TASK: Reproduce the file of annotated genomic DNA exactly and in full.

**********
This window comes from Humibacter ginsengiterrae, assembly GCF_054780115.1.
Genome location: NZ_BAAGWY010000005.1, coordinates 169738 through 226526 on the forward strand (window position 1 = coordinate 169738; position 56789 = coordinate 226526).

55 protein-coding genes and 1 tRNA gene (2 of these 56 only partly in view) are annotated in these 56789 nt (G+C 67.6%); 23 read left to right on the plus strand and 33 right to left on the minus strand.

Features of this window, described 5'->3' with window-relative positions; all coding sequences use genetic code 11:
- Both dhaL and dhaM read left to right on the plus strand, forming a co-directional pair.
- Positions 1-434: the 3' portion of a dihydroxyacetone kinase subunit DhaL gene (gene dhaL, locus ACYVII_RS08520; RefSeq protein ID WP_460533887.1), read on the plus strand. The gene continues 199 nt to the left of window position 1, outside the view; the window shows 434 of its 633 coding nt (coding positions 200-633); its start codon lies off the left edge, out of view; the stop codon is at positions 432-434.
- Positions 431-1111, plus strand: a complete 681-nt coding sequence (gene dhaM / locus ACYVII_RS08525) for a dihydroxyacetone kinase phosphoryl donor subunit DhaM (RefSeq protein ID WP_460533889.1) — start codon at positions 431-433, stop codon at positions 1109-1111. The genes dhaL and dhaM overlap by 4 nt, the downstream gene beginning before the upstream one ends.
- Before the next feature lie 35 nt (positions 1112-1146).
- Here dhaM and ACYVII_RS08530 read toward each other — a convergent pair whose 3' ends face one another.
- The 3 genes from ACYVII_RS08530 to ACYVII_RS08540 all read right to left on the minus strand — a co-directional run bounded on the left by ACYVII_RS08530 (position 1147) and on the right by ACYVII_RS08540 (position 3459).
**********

This window comes from Humibacter ginsengiterrae, assembly GCF_054780115.1.
Genome location: NZ_BAAGWY010000005.1, coordinates 169738 through 226526 on the forward strand (window position 1 = coordinate 169738; position 56789 = coordinate 226526).

55 protein-coding genes and 1 tRNA gene (2 of these 56 only partly in view) are annotated in these 56789 nt (G+C 67.6%); 23 read left to right on the plus strand and 33 right to left on the minus strand.

Features of this window, described 5'->3' with window-relative positions; all coding sequences use genetic code 11:
- Both dhaL and dhaM read left to right on the plus strand, forming a co-directional pair.
- Positions 1-434: the 3' portion of a dihydroxyacetone kinase subunit DhaL gene (gene dhaL, locus ACYVII_RS08520; RefSeq protein ID WP_460533887.1), read on the plus strand. The gene continues 199 nt to the left of window position 1, outside the view; the window shows 434 of its 633 coding nt (coding positions 200-633); its start codon lies off the left edge, out of view; the stop codon is at positions 432-434.
- Positions 431-1111, plus strand: a complete 681-nt coding sequence (gene dhaM / locus ACYVII_RS08525) for a dihydroxyacetone kinase phosphoryl donor subunit DhaM (RefSeq protein ID WP_460533889.1) — start codon at positions 431-433, stop codon at positions 1109-1111. The genes dhaL and dhaM overlap by 4 nt, the downstream gene beginning before the upstream one ends.
- Before the next feature lie 35 nt (positions 1112-1146).
- Here dhaM and ACYVII_RS08530 read toward each other — a convergent pair whose 3' ends face one another.
- The 3 genes from ACYVII_RS08530 to ACYVII_RS08540 all read right to left on the minus strand — a co-directional run bounded on the left by ACYVII_RS08530 (position 1147) and on the right by ACYVII_RS08540 (position 3459).